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* Posts by NumptyScrub

498 posts • joined 18 Mar 2010

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It's official: LOHAN's arboreal avoidance algorithm is PANTS

NumptyScrub
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Pint

Re: Blimey!

Standing upon the shoulders of giants, and all that :D

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NumptyScrub
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Re: I'm glad that LOHAN has PANTS

Now we just need to make sure they stay up for the whole flight ^^;

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iPhone 6: Advanced features? Pah! Nexus 4 had most of them in 2012

NumptyScrub
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NFC gives me the same feeling as Wifi Protected Setup; my phone had it disabled within 5 minutes of turning it on the first time, like my router got WPS disabled just after I changed the admin password. There is without doubt a use case for the technology, and there is without doubt the potential for exploitation to gain access to the device; indeed my phone model was one specifically mentioned for an NFC exploit 2 years ago. In the fight between convenience and security, personally I normally choose security. If Apple succeed in making NFC far more ubiquitous, then expect far more people attempting to exploit NFC for personal gain :(

What surprised me far more was Apple deciding that the smallest model was going to expand to 4.7", IMO it would have been far more sensible to keep it at iPhone 5 size. Many Apple using friends liked the fact that their 3 / 4 was the size it was and did not like the idea of my jumbo 5" phone, and I now have to wonder what their next phone is actually going to be if their only Apple choices are now that size or larger.

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What the BLOCK? Microsoft to gobble Minecraft-maker 'for $2bn'

NumptyScrub
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Re: Absolute stark raving, swivel-eyed, dog fingering insanity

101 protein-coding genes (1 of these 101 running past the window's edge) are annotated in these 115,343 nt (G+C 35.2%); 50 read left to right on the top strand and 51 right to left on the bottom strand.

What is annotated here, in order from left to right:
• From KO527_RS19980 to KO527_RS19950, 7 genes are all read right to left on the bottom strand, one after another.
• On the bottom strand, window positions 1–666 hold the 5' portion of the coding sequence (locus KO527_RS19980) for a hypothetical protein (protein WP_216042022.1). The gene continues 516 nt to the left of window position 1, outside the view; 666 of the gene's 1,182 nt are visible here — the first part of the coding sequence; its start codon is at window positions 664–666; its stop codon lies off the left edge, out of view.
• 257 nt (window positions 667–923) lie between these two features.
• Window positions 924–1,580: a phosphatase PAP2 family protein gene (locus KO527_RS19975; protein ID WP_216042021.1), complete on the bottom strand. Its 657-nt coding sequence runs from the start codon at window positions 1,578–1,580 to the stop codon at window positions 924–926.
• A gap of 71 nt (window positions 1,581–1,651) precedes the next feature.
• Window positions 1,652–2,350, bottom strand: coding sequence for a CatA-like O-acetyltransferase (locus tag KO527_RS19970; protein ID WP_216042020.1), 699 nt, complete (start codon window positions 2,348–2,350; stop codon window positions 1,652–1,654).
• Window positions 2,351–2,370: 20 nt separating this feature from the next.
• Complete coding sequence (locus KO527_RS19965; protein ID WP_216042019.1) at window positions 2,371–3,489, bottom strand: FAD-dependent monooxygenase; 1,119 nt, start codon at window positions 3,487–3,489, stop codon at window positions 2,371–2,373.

quote: "TWO BILLION? Two billion US dollars? Are you sure it's not two billion Zimbabwean dollars or something?

Nadella must be off his chump."

Ask Zuckerberg how much he paid for WhatsApp, on the back of less profit per year.

Either big companies are staffed with utter fuckwits (possible) or some purchases have other reasons than simple profit seeking (also possible).

Personally, I reckon MS have looked at it, and decided what Minecraft really needs is in-app purchases, and that they are just the people to wring every last cent out of it. I will now go observe a 2-minutes silence for platform-independent, independent games development :(

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NumptyScrub
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Headmaster

Re: It was fun while it lasted.

quote: "I'm pretty sure you could use a nail as a lethal weapon, would that not be a death nail?"

Nope, that would probably be better referred to as a killing nail (like a "killing blow"). Although I've not heard the term before, I'd suggest a "death nail" might be a nail (toe or finger) removed from a dead person, potentially for commemorative purposes. Similar to a death mask being a cast of the dead persons face, used as an aid to commemoration.

Searching "Death nail quote" leads to an extensive list of pages using it (incorrectly) as a substitute for death knell. The one link I saw which correctly surmised it should be death knell then used "for all intensive purposes", (should be "all intents and purposes") so I am now officially a sad panda, dis langwij iz fuked innit :(

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'4chan may be just a sysadmin who knows his way around', claims so-called expert

NumptyScrub